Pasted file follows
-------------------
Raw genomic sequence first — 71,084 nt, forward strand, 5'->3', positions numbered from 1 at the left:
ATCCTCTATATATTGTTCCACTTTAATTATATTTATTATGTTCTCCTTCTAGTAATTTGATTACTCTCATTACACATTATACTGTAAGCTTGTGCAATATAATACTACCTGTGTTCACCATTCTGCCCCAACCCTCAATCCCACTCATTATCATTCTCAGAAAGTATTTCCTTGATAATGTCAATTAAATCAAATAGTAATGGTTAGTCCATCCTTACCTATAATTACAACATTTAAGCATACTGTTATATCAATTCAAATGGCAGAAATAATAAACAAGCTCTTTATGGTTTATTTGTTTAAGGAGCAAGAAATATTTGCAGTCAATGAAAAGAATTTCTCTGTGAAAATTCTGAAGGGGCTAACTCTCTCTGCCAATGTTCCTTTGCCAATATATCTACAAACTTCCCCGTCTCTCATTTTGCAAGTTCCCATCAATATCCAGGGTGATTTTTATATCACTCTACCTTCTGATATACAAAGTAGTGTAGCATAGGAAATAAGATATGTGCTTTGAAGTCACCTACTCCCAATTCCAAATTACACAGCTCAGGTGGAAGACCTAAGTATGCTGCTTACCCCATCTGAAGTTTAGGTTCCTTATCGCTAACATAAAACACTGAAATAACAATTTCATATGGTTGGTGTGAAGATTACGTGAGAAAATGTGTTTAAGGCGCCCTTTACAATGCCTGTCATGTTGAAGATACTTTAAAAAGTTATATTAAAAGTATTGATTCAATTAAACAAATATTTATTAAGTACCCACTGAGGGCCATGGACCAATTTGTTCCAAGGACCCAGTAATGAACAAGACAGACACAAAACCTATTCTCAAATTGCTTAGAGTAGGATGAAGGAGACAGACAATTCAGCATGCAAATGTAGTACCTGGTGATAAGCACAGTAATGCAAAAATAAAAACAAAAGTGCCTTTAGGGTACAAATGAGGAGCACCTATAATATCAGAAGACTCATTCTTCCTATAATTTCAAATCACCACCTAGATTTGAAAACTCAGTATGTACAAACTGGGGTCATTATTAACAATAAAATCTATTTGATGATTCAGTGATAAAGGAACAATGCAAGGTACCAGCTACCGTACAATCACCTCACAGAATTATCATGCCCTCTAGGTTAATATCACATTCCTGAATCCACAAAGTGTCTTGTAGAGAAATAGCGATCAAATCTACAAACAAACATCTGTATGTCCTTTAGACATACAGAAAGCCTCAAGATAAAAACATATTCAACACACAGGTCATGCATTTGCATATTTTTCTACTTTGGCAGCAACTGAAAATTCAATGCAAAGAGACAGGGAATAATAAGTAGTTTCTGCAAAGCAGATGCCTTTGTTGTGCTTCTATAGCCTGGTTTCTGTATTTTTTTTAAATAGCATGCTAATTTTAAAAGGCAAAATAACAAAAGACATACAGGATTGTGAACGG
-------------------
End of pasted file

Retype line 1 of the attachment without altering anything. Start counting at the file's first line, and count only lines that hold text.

Raw genomic sequence first — 71,084 nt, forward strand, 5'->3', positions numbered from 1 at the left: